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We don’t teach Curiosity - we help you uncover it.

Our focus has always been on how to cultivate more curious minds. In over ten years of practical experience facilitating curiosity programs, we’ve identified 7 assumptions or biases that obscure our innate gift. Like most biases, they tend to morph into unconscious habits. Habits that impact on the quality of our relationships, stress levels, problem-solving and decision-making capabilities and our capacity to adapt to change.


We call them the 7 Veils of Incuriosity suggesting curiosity isn’t so much taught as uncovered. When they are stripped away, we can get tantalising glimpses of what’s possible as our curiosity re-emerges from the confines of a closed mind.


Here a quick look at the first veil (you can sign up to our monthly newsletter here to receive more information on all 7 Veils of).


Veil # 1 The assumption that Answers are more valuable than Questions


More than merely designing and then asking better questions, this veil explores the bias we have towards quick, "right" answers. Whenever a culture values answers ahead of questions, curiosity will inevitably suffer. Answers, of course, can be fantastic, we love them as much as anyone, but they will never transcend the questions that generated them. For example, questions like; “whose fault is it?”, “why am I such a loser?” or “how can I win?” are unlikely to generate much optimism, creativity or curiosity. Nor are they likely to move us towards deeper understanding, learning or useful solutions.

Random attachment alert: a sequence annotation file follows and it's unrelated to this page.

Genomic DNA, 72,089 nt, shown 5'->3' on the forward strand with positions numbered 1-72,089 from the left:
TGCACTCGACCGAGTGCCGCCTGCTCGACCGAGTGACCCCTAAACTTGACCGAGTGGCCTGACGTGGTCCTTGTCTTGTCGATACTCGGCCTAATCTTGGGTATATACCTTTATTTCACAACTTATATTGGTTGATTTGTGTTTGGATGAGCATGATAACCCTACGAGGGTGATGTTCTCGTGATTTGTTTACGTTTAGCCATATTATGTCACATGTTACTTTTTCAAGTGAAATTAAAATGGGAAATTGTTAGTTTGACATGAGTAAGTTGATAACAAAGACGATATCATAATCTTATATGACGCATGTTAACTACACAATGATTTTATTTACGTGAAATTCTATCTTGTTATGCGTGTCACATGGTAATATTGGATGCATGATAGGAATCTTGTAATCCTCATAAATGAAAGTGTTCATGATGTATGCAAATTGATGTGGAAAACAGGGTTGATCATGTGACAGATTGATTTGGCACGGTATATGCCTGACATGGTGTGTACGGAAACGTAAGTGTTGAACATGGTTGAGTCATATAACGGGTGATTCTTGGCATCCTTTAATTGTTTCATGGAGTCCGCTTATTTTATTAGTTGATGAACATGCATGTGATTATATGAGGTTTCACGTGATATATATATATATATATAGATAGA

Similarly, if the answer is the goal (looking knowledgeable, sounding decisive, being "right" etc.), then the temptation can be to dumb down the questions - think politicians who avoid questions until they hear one that fits their pre-packaged answer. At home, at school and work, we are rewarded for answers, oftentimes at the expense of better questions. Until we unveil that bias, our ability to ask great questions - to be curious - will be hamstrung.


“Every problem is solved by finding the right question to ask.”


Questions are the first expression of curiosity. At Curiousmind, we do teach how to form and ask better, high CQ (curiosity quotient) questions as a way of improving curiosity. However, teaching questioning skills without addressing this underlying bias is ineffective - it would be like trying to teach Rambo conflict resolution skills. Change usually requires us to let go of some old assumptions.


Approximately 45% of the daily decisions we make are not conscious choices; they’re habits; unconscious, default behaviours that we've picked up along the way. Our research has shown that becoming more curious is part skill, part intention and part letting go of old habits and biases. We use an online habit builder to help people accelerate their learning by creating new, curiosity enhancing, habits.


 “Computers are useless. They can only give you answers.” - Picasso


In our monthly newsletter we'll be discussing the 7 Veils in more detail with tips on how you, your loved ones and team members might better harness the extraordinary power of curiosity. You can sign up to our newsletter here

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